Monday, January 2, 2012

Horrible Histories

Randall Stephens

Pillaging and plundering. Murder and torture. Soldiers gassed in the trenches. Kings and Queens behaving badly. Those are some of the many things you'll see on the BBC hit TV show Horrible Histories. The program is fittingly hosted by a rat puppet.
Its so popular with kids and parents that it's spawned a play, "colouring" books, and more. I'm hooked after seeing just a little of it with my god daughter here in the UK. (Watch the Four Georges boy-band sketch here.)

And in addition, the play, TV show, and the books all teach some fun lessons about the past. Jonathan Jones writes in the Guardian:

One sketch in the CBBC series concerns communications in ancient Rome. The Romans send messages by writing them on a tablet and sending them along the Roman roads by a network called Tabellari Messenger. That is, a slave takes the verbal message – complete with the requisite smilies – to its recipient. An adult needs to watch this twice to get all the references to BlackBerry Messenger. Of course, some might point to this system's alleged use in this summer's British riots. Perhaps that was all the fault of Horrible Histories.

But I doubt it: kids addicted to this programme would be more likely to be trying to memorise a song that names all the monarchs of England since William the Conqueror (one that should make the Tories happy there!) or collecting the full series of original books from Savage Stone Age to Blitzed Brits. Although it's impossible to achieve that goal because Deary keeps adding to them, endlessly spinning new variants on a winning formula. Only when he runs out of gruesome "R" words will he be done with the Romans – you can already get both Rotten Romans and Ruthless Romans.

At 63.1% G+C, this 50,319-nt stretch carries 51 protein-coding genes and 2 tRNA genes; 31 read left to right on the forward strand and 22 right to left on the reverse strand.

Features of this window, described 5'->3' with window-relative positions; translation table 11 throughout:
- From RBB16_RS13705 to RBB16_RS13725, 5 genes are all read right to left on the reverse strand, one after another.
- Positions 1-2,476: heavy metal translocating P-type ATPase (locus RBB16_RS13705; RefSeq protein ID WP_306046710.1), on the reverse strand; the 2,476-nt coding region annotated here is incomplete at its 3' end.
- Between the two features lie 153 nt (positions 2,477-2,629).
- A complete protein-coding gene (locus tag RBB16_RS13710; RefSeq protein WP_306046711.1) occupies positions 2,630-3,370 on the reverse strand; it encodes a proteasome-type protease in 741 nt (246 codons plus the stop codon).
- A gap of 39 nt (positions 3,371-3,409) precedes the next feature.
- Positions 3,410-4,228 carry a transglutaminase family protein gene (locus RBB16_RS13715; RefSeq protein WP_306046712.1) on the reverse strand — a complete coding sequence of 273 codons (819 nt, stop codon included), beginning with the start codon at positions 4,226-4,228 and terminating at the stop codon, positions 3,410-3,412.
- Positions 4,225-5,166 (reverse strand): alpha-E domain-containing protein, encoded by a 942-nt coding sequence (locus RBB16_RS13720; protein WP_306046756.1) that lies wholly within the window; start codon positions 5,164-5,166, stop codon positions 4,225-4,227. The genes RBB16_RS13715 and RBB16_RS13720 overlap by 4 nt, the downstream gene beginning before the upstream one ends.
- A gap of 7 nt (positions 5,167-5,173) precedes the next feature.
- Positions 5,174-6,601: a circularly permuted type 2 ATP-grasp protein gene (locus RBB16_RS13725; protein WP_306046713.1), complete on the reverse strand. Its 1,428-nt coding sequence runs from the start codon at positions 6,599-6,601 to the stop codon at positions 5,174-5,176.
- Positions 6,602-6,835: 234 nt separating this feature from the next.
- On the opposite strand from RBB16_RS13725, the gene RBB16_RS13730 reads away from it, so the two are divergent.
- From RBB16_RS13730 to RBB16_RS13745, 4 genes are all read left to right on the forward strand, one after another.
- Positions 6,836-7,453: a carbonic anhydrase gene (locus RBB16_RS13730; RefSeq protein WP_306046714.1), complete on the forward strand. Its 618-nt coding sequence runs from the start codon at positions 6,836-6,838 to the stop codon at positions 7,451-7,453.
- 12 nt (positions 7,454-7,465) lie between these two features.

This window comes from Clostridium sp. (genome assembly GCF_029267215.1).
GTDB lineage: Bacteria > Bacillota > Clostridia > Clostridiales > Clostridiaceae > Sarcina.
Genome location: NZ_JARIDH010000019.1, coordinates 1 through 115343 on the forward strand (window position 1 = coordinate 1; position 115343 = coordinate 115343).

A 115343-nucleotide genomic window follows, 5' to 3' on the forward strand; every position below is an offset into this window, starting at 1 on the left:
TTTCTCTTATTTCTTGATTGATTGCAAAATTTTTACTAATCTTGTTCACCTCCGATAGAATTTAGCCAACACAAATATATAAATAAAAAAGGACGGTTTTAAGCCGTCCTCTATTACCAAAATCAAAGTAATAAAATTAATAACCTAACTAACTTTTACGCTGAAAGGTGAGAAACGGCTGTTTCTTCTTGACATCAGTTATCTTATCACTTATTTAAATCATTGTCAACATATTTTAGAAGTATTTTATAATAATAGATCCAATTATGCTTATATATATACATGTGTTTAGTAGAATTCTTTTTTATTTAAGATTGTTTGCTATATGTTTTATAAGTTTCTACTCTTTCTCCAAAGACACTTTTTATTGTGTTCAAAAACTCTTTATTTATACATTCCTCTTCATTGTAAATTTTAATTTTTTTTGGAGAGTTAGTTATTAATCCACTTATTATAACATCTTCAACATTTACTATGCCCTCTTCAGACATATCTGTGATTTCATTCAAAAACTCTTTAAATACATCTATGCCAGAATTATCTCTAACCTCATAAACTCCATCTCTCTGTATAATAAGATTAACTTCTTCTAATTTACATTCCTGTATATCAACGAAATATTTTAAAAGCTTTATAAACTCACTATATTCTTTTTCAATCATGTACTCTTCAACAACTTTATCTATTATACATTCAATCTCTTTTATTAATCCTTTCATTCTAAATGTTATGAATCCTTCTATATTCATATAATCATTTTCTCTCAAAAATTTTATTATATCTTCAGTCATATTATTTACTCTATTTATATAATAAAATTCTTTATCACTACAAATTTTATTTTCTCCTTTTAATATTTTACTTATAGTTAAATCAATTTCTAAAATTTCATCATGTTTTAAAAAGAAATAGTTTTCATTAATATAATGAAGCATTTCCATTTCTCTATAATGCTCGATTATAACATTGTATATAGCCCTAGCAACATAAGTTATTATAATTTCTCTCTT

I have wondered if the show's premise and popularity comes from Brits' happy pessimism, there comic dark streak. (Think for a moment of Monty Python or one of England's greatest poets, Philip Larkin, who famously said: "Deprivation is for me what daffodils were for Wordsworth.")

I doubt something like Horrible Histories would fly in the US. Too much celebratory and triumphant history dominates the popular view. But I certainly can see some great episodes based on robber barons, Thomas Jefferson, Benjamin Franklin, anti-communism, Henry Ford, slavery, and more!


Craig Gallagher said...

Growing up in Scotland, my great interest in history was sparked by Terry Deary's Horrible Histories series. I still have a box of the original ten or fifteen books in my parents' attic, I believe. They were a marvelous introduction to the wonder and whimsy of all kinds of historical stories. The dark Python-esque sense of humour that pervades them is absolutely their strongest appeal.

It is a shame that there is no American counterpart, but perhaps there's a market there for the enterprising historian. I certainly credit Deary's works as formative on my current journey to a PhD in History, which goes to show the impact accessible history for such a young age can have.

Randall said...

Craig: That's great to hear the books had that kind of influence. I think there would be some kind of market for that in the US.

Dana said...

The books have made at least a small foray into the US. I grabbed "Groovy Greeks" and "Rotten Romans" at an elementary school book fair, and have had a huge appreciation for Deary's books ever since. And, as with Craig, the books definitely contributed to my love of history growing up.

Unfortunately I haven't seen Deary's books for sale Stateside since the mid-90s. I feel like they'd be a brilliant, fun way to introduce kids to history. Hopefully they are still available and I just haven't seen them!

Anonymous said...

I'm from the US and love this show! I wish I could buy it. Not all of us Americans are a boring lot.